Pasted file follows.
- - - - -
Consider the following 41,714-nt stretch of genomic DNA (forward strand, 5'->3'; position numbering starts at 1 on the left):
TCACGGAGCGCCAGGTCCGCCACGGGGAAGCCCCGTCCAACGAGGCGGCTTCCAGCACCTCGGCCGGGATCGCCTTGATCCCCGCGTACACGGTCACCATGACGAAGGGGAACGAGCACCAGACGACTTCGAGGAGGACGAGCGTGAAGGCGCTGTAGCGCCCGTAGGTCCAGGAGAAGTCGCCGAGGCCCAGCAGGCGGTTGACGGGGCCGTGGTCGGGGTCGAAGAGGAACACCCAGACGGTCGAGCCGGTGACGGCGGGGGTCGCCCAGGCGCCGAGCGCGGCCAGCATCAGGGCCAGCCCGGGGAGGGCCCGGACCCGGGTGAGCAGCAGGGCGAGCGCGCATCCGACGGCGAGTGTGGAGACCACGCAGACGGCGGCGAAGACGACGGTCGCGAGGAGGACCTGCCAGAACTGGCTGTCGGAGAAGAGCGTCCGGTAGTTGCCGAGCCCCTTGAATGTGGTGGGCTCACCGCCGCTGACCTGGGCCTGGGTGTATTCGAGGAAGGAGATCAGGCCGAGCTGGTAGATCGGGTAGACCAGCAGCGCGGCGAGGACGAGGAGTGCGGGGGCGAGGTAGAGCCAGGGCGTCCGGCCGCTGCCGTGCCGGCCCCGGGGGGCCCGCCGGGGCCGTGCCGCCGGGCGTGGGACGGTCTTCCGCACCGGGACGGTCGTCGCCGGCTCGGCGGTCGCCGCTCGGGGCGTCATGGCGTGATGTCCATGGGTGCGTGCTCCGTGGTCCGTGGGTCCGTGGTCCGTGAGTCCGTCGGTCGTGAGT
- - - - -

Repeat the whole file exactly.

Consider the following 41,714-nt stretch of genomic DNA (forward strand, 5'->3'; position numbering starts at 1 on the left):
TCACGGAGCGCCAGGTCCGCCACGGGGAAGCCCCGTCCAACGAGGCGGCTTCCAGCACCTCGGCCGGGATCGCCTTGATCCCCGCGTACACGGTCACCATGACGAAGGGGAACGAGCACCAGACGACTTCGAGGAGGACGAGCGTGAAGGCGCTGTAGCGCCCGTAGGTCCAGGAGAAGTCGCCGAGGCCCAGCAGGCGGTTGACGGGGCCGTGGTCGGGGTCGAAGAGGAACACCCAGACGGTCGAGCCGGTGACGGCGGGGGTCGCCCAGGCGCCGAGCGCGGCCAGCATCAGGGCCAGCCCGGGGAGGGCCCGGACCCGGGTGAGCAGCAGGGCGAGCGCGCATCCGACGGCGAGTGTGGAGACCACGCAGACGGCGGCGAAGACGACGGTCGCGAGGAGGACCTGCCAGAACTGGCTGTCGGAGAAGAGCGTCCGGTAGTTGCCGAGCCCCTTGAATGTGGTGGGCTCACCGCCGCTGACCTGGGCCTGGGTGTATTCGAGGAAGGAGATCAGGCCGAGCTGGTAGATCGGGTAGACCAGCAGCGCGGCGAGGACGAGGAGTGCGGGGGCGAGGTAGAGCCAGGGCGTCCGGCCGCTGCCGTGCCGGCCCCGGGGGGCCCGCCGGGGCCGTGCCGCCGGGCGTGGGACGGTCTTCCGCACCGGGACGGTCGTCGCCGGCTCGGCGGTCGCCGCTCGGGGCGTCATGGCGTGATGTCCATGGGTGCGTGCTCCGTGGTCCGTGGGTCCGTGGTCCGTGAGTCCGTCGGTCGTGAGT